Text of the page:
Abortion is Not Murder
Is abortion murder? Murder is defined as "illegal killing with malice aforethought." Abortion fails this definition for two reasons. First, abortion is not illegal, and second, there is no evidence to suggest that expecting mothers feel malice towards their own flesh and blood.
Not all killing is murder, of course. Murder is actually a small subset of all killing, which includes accidental homicide, killing in self-defense, suicide, euthanasia, etc. When pro-life activists call abortion "murder," they are suggesting that abortion fits the definition of murder, namely, "illegal killing with malice aforethought." However, abortion fails this definition for two reasons. First, abortion is not illegal, and second, mothers hardly feel malice towards their own unborn children.
Some might object the first point is overly legalistic. Just because killing is legal doesn't make it right. Exterminating Jews in Nazi Germany was certainly legal, but few doubt that it was murder.
But why do we still consider the Holocaust murder? The answer is that we hold the Nazis to a higher law. When the Nazis were tried in Nuremberg for their war crimes, they were not accused of "crimes against Germans" or even "crimes against Jews." Instead, they were charged with "crimes against humanity." The reason is because there was no legal basis to charge them otherwise. The massacre of Jews was legal under German law. So in order to punish the German leaders for clearly wrong behavior, the Allies had to evoke a higher law, a law of humanity. (1) The Holocaust was condemned as illegal, and therefore murder, because it violated this law.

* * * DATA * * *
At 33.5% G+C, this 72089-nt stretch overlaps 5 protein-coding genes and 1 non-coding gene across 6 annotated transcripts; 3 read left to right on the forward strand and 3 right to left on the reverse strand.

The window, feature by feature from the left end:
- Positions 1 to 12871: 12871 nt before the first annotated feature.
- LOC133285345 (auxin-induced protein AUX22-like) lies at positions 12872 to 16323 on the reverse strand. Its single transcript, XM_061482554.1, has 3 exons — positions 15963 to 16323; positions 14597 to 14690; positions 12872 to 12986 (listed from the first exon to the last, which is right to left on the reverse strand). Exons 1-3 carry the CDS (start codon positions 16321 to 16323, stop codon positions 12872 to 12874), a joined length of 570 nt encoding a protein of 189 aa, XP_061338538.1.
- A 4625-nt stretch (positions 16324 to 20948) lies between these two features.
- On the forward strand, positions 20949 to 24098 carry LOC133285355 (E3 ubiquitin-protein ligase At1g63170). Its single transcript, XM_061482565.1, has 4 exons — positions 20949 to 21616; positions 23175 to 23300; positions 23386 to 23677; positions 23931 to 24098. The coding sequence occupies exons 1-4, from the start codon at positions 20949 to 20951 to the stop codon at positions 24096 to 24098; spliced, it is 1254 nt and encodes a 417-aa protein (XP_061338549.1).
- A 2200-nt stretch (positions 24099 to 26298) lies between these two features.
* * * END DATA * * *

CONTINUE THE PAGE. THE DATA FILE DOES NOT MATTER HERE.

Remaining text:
Many pro-life advocates claim that the same reasoning applies to abortion. Although abortion is legal under current U.S. law, it is not legal when it is held up to a higher law, namely, the law of God.
Let's assume, for argument's sake, that the Bible is indeed the law of God. Unfortunately, this doesn't help the pro-life movement, because there is no Biblical law against abortion. (Abortion is as old as childbirth.) The Hebrew word for "kill" in the commandment "Thou shalt not kill" is rasach, which is more accurately interpreted as "murder," or illegal killing judged harmful by the community. It is itself a relative, legalistic term!
Many forms of killing were considered legal in ancient Israel, and levitical law listed many of the exceptions. Generally, levitical law permitted killing in times of war, the commission of justice and in self-defense. Sometimes, God even gave Israel permission to kill infant children. In I Samuel 15:3, God ordered Saul to massacre the Amalekites: "Do not spare them; put to death men and women, children and infants..."
Unfortunately, the levitical law we find in the Bible today is incomplete, and comes to us in large gaps. That is because the ancient Jews passed down their laws orally, and only wrote down the more complicated laws to jog their memory....